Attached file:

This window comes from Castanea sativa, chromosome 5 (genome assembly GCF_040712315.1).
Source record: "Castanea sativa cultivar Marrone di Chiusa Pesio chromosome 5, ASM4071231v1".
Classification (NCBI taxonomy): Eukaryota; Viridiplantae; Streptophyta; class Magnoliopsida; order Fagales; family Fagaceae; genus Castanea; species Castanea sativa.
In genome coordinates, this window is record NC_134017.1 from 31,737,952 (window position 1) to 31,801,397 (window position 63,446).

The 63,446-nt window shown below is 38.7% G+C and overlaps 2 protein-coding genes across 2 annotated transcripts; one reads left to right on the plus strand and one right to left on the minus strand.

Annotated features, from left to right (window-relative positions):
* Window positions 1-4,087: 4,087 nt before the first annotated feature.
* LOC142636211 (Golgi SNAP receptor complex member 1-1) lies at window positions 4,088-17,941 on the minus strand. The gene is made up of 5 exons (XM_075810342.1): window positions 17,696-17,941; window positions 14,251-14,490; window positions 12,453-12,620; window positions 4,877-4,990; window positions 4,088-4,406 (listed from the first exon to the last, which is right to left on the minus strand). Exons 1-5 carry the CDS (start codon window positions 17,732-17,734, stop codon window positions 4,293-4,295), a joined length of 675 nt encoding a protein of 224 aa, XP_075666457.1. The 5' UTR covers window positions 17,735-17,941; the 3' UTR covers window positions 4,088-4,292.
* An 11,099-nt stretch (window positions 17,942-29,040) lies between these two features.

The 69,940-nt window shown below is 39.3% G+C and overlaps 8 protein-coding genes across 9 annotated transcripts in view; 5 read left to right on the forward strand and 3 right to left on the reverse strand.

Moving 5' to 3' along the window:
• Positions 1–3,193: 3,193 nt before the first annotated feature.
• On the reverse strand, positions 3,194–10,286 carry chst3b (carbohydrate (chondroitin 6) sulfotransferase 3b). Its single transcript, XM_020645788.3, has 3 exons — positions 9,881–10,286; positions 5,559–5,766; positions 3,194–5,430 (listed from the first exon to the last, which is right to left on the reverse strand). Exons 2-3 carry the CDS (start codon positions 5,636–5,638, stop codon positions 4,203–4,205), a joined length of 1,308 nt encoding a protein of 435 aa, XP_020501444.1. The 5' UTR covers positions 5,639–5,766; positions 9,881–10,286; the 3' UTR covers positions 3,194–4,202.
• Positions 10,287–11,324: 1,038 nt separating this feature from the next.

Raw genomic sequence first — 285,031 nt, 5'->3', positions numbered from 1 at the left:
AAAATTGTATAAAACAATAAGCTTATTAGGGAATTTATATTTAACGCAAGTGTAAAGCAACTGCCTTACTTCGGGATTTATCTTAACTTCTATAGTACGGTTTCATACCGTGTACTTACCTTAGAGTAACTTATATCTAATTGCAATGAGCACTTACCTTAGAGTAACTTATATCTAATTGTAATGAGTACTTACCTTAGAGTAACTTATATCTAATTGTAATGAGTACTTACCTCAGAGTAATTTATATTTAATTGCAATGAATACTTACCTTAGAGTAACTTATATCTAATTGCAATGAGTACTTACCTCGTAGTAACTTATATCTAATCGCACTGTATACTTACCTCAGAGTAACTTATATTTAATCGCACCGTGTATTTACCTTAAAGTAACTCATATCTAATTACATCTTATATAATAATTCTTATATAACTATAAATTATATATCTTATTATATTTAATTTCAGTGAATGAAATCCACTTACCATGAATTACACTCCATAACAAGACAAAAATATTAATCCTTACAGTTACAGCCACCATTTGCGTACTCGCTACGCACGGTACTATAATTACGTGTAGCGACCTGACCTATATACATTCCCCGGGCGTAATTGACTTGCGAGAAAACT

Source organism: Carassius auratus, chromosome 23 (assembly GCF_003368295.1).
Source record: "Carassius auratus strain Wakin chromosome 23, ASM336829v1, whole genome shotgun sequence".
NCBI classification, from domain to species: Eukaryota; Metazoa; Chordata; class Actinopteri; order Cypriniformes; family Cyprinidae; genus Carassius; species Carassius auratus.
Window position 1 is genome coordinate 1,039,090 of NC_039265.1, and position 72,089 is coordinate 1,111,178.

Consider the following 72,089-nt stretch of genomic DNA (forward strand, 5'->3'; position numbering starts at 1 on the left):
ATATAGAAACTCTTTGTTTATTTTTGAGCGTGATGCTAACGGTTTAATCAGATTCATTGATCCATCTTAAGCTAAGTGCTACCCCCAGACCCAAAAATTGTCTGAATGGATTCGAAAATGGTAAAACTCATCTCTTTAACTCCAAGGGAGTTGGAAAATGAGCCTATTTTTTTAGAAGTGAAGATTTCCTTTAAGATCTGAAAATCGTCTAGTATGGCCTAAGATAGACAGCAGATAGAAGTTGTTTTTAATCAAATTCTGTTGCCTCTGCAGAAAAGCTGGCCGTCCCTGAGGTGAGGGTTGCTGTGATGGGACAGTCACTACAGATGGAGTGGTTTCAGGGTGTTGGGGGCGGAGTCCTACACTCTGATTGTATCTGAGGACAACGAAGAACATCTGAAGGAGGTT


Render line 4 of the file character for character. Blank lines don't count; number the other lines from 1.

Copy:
In genome coordinates, this window is record NC_134017.1 from 31,737,952 (window position 1) to 31,801,397 (window position 63,446).